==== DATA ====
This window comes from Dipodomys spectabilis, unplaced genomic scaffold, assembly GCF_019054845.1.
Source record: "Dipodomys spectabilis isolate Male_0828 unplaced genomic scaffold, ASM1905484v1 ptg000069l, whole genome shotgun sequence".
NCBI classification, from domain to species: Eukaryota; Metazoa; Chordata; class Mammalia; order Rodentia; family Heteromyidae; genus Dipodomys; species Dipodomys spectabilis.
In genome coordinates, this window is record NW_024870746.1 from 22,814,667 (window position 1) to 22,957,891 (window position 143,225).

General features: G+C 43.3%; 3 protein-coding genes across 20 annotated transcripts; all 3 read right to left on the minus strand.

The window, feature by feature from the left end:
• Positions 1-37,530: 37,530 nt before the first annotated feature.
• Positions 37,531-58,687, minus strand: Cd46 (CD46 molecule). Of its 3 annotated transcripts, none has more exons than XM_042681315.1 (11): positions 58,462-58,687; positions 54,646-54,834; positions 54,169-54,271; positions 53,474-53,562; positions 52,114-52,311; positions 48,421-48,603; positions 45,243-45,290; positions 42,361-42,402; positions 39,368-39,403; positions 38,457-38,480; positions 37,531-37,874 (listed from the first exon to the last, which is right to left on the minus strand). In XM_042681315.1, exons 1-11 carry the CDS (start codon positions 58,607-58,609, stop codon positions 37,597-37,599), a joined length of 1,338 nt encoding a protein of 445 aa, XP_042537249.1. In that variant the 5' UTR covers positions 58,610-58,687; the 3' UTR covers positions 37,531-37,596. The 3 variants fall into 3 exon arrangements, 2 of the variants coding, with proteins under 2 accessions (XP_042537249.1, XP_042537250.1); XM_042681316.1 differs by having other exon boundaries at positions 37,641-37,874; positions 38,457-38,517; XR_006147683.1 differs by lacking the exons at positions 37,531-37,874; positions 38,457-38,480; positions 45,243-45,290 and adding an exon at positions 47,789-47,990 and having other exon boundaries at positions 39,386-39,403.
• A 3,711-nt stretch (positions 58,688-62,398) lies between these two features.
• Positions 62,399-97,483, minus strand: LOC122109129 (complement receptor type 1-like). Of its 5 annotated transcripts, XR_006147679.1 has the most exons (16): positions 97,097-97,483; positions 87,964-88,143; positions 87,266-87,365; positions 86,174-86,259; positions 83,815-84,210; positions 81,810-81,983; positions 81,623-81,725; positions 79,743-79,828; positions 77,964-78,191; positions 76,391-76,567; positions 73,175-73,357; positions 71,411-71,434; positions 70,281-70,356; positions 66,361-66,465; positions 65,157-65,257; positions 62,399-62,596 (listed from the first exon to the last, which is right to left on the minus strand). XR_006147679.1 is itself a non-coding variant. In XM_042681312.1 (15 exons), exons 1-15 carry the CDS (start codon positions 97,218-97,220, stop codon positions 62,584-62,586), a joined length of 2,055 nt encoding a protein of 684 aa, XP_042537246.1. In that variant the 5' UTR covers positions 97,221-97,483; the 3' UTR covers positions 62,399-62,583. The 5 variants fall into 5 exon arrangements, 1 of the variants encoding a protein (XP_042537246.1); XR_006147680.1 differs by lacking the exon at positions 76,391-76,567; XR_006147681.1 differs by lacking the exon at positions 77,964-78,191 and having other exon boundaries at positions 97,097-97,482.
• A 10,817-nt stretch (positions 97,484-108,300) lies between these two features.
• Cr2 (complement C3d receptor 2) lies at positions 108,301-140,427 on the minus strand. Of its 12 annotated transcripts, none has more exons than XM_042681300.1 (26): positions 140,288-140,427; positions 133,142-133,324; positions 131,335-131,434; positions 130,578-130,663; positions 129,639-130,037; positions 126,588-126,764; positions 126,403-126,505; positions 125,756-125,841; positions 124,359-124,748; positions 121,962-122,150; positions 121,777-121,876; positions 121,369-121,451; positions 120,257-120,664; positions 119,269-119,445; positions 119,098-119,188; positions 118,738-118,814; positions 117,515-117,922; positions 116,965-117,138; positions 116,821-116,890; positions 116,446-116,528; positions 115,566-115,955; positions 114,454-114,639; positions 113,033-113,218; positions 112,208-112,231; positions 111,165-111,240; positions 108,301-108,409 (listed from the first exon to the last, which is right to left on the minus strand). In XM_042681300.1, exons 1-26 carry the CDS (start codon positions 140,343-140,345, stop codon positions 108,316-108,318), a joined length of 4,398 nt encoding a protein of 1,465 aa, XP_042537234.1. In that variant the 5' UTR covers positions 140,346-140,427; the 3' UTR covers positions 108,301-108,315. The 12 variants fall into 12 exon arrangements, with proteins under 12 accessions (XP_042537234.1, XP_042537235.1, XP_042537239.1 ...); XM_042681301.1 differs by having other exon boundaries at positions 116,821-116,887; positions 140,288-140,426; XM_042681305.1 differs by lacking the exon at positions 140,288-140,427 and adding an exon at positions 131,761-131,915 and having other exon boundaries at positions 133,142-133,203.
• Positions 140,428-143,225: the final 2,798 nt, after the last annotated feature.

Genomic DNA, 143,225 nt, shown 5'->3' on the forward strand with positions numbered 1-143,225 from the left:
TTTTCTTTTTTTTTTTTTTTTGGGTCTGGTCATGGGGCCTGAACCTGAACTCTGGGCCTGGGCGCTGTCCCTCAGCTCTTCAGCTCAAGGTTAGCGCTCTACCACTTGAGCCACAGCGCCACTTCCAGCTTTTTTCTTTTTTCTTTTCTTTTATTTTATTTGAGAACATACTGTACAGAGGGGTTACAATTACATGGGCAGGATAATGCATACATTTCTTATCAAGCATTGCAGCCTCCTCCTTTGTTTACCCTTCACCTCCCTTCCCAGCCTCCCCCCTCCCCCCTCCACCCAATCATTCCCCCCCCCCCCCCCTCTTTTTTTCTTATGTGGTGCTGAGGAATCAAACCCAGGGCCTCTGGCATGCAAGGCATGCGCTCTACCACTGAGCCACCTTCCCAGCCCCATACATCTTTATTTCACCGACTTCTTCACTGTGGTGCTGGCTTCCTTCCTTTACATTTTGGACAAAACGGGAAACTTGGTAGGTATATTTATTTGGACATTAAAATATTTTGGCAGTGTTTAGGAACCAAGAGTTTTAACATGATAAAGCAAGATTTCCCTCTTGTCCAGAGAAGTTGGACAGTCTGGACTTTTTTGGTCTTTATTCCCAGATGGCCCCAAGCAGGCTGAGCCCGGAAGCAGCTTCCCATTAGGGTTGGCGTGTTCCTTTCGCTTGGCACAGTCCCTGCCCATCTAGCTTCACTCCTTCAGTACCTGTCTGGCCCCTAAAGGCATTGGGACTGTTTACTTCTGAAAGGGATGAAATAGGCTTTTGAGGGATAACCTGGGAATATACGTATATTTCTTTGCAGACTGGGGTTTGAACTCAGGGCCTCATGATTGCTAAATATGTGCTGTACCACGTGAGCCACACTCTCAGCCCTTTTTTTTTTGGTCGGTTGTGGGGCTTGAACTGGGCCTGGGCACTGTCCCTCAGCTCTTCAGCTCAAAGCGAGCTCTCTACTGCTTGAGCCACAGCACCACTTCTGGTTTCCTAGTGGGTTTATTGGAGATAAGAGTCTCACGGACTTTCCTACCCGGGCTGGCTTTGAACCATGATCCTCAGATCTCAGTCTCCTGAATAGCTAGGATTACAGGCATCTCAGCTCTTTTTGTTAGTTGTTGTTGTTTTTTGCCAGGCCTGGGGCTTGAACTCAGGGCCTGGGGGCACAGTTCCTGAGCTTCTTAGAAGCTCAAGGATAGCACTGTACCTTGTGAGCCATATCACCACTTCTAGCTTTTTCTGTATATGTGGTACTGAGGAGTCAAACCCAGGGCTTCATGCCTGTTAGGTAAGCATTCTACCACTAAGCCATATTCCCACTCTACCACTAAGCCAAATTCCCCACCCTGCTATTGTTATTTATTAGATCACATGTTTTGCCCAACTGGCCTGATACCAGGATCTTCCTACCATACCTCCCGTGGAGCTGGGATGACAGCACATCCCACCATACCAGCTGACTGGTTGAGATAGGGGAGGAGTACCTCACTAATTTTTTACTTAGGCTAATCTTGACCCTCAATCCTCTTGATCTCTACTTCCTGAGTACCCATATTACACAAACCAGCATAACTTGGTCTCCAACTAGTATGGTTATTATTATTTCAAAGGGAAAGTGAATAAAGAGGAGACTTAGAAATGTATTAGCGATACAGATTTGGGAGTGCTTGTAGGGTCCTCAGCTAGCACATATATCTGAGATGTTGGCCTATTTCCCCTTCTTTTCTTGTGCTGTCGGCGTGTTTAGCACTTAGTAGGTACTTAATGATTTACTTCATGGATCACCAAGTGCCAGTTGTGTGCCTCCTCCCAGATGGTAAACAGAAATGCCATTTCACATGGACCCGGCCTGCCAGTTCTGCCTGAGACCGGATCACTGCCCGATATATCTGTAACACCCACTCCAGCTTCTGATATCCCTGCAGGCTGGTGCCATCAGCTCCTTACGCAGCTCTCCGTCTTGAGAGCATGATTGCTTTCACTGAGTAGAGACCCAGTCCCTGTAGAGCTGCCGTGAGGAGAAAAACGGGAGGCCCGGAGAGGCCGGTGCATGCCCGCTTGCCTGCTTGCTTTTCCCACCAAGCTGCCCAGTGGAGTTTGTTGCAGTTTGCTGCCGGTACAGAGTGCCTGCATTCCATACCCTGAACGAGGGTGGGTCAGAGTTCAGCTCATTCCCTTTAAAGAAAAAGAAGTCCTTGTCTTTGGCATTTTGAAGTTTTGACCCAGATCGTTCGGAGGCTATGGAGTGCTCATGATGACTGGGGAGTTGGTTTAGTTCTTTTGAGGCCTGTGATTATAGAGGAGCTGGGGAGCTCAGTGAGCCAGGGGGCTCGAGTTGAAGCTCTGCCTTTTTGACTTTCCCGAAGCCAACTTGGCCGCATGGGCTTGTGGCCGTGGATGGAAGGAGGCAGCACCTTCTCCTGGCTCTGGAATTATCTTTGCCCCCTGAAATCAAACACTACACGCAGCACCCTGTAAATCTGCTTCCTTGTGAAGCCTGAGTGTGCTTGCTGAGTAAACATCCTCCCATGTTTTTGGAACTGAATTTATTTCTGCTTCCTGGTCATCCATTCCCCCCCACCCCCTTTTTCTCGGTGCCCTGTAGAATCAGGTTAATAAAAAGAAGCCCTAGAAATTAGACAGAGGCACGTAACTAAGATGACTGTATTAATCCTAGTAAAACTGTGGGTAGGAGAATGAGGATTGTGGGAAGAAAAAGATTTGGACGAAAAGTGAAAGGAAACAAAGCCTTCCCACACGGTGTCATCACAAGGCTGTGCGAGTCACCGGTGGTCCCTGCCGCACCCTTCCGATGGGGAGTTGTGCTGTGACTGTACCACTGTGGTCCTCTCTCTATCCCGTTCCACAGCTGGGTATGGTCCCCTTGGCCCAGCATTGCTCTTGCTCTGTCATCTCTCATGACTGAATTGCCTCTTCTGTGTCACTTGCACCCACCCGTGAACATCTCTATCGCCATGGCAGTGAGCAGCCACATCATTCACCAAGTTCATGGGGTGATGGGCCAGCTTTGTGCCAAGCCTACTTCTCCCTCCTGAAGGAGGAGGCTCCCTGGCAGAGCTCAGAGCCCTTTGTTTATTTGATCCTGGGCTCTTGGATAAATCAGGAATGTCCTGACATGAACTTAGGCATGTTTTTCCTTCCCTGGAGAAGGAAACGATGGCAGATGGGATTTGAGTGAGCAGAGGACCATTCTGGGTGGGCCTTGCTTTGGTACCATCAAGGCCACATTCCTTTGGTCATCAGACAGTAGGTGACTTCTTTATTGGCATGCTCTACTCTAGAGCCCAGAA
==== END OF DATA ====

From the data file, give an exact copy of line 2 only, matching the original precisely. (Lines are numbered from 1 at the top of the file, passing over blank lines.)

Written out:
Source record: "Dipodomys spectabilis isolate Male_0828 unplaced genomic scaffold, ASM1905484v1 ptg000069l, whole genome shotgun sequence".